Bound in Union: The Difficulties of Obtaining a Divorce in Victorian England
Divorce Legislation of the Victorian
* 1839: Child Custody Act- Women, if proven innocent of adultery, could obtain custody of their children under seven. (Previously custody had been, without exception, awarded to the father.)
* 1857: Matrimonial Causes Act- established regulations for secular divorce, making civil divorce, rather than divorce by act of Parliament, possible. Also outlined grounds for divorce, which differed for men and women, and secured property rights for divorced women.
* 1870: Married Women’s Property Act- Allowed women to keep their earnings and inheritance along with small sums of money, though all other property fell to the husband.
* 1873: Custody Acts- Women could gain custody of children up to 16 years of age even when adulteresses
* 1882: Married Women’s Property Act-Women could keep all property, real and personal acquired before and after marriage.
* 1884: Matrimonial Causes Act- Allowed wives of adulterers to immediately petition for a divorce rather than waiting the formerly required two years
* 1886: Custody reforms granted mothers automatic custody of children after the death of the father. (Legal Milestones for Women 1832-1928)
Divorce rates during the Victorian Period remained significantly lower than those of the present. Only one in ten women divorced once married due to several contributing circumstances (“Life for Women”). The law, religious doctrine, societal stigma, and the limited financial opportunities available to women all functioned as deterrents to divorce. Yet despite the encumbrances and inequity inherent in Victorian divorce, legislation made significant strides towards more equitable and attainable proceedings. Divorce became, through a century long reform, a plausible outlet for estranged women and poor couples (Finlay, 2).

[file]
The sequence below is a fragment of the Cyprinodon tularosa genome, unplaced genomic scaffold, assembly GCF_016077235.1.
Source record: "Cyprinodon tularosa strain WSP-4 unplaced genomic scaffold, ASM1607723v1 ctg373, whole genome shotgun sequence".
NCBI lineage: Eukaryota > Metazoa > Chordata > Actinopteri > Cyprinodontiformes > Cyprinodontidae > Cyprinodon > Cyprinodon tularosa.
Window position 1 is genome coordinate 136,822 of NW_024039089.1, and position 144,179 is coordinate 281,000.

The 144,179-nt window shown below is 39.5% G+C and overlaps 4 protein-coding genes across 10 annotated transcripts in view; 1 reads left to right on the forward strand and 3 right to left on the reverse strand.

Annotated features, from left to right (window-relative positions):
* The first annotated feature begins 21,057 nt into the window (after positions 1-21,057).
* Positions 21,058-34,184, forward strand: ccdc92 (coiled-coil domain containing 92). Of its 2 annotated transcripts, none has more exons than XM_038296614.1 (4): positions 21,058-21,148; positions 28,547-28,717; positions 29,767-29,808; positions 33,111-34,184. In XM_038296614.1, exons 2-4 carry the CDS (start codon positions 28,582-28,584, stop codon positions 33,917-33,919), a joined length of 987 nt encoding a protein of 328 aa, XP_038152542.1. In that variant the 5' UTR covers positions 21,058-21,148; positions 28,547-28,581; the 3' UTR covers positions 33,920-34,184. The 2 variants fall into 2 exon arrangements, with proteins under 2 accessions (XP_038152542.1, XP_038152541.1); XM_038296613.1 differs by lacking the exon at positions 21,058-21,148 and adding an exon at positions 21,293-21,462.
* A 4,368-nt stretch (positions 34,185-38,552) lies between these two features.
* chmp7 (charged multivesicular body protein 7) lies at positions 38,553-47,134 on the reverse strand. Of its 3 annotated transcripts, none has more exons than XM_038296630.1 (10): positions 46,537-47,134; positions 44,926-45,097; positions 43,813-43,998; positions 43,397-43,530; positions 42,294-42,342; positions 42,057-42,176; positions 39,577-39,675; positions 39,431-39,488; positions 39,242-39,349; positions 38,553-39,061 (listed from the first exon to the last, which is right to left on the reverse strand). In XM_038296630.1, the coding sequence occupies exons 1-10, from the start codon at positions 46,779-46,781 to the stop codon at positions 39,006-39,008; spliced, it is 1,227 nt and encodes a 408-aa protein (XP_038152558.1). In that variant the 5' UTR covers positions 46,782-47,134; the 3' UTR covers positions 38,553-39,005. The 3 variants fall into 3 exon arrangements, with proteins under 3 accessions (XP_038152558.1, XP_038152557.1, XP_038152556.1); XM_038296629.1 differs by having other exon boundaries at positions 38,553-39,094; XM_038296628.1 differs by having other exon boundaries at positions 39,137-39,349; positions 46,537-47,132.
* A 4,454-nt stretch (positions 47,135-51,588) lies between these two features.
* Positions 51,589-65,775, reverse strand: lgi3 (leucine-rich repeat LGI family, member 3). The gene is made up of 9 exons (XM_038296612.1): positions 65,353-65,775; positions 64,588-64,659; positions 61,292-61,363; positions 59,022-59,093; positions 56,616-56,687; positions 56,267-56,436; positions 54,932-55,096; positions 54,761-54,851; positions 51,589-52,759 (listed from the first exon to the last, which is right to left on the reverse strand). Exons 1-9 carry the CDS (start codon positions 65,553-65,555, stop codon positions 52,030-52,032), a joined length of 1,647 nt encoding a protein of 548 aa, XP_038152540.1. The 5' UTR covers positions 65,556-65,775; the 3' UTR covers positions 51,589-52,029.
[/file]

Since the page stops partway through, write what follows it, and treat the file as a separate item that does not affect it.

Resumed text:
The main problems, which plagued individuals seeking divorce in the Victorian, concerned constraints based upon sex and wealth. Before the Matrimonial Causes Act of 1857, no courts existed to hear divorce cases. The only way to obtain a divorce, applying to Parliament for a private act, had only been achieved by four women in English history (Feinberg). This parliamentary method proved far to costly for women and the poor, remaining the privilege of the male landed gentry and aristocracy. Here, a circumstance arose where ideal starkly contrasted with reality in terms of how efficacious a manner the procedures of divorce functioned in. Believed universally applicable, this method of administering the legalities of divorce proved not only narrow and inequitable, but also inefficient as it occupied far too much of Parliament’s time. The House of Lords, who received petitions for divorce, felt the ever compounding depletion of its resouces, and this factor served as yet another motivating force behind the soon to arise reform legislation against such...